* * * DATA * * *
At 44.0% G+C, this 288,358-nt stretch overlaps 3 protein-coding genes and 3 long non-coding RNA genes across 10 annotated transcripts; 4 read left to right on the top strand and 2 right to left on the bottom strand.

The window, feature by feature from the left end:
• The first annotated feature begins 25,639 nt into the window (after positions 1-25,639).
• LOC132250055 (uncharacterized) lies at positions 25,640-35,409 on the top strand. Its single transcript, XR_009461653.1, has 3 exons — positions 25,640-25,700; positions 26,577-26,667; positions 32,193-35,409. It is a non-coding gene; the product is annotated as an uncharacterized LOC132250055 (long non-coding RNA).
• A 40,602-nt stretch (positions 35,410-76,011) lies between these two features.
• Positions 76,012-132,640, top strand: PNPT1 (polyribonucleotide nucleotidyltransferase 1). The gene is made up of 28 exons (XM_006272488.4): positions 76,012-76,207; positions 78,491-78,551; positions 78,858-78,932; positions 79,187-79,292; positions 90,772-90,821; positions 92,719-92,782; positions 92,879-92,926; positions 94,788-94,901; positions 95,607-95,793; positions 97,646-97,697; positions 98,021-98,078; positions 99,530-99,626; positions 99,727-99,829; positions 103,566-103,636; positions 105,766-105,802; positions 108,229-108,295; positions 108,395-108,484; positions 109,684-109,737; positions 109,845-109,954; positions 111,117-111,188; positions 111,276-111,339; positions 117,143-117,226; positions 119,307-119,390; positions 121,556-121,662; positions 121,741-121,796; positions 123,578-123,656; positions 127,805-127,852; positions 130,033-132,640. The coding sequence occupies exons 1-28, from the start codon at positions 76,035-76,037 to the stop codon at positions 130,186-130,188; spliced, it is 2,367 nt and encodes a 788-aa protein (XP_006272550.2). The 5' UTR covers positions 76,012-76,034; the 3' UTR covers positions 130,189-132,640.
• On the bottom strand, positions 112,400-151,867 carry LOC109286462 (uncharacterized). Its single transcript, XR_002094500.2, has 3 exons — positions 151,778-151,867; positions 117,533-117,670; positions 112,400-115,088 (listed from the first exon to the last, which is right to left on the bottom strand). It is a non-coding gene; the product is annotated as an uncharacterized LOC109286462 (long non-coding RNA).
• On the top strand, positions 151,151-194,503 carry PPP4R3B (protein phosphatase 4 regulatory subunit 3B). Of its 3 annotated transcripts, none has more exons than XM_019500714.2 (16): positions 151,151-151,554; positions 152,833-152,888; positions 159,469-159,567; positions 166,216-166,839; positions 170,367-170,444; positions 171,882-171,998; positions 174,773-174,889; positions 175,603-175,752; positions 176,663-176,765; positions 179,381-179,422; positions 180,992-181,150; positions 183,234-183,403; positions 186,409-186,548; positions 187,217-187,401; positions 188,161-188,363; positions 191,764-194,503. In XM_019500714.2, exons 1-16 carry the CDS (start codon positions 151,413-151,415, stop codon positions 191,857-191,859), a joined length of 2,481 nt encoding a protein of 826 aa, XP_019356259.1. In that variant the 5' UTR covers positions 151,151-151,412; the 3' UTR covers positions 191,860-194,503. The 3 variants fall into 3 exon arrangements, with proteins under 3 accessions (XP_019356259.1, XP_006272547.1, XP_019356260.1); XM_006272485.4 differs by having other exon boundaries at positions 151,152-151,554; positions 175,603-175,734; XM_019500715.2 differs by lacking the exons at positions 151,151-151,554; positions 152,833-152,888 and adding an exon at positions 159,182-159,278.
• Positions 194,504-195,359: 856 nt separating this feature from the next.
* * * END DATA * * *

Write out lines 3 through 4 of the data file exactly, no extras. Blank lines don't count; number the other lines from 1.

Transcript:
• The first annotated feature begins 25,639 nt into the window (after positions 1-25,639).
• LOC132250055 (uncharacterized) lies at positions 25,640-35,409 on the top strand. Its single transcript, XR_009461653.1, has 3 exons — positions 25,640-25,700; positions 26,577-26,667; positions 32,193-35,409. It is a non-coding gene; the product is annotated as an uncharacterized LOC132250055 (long non-coding RNA).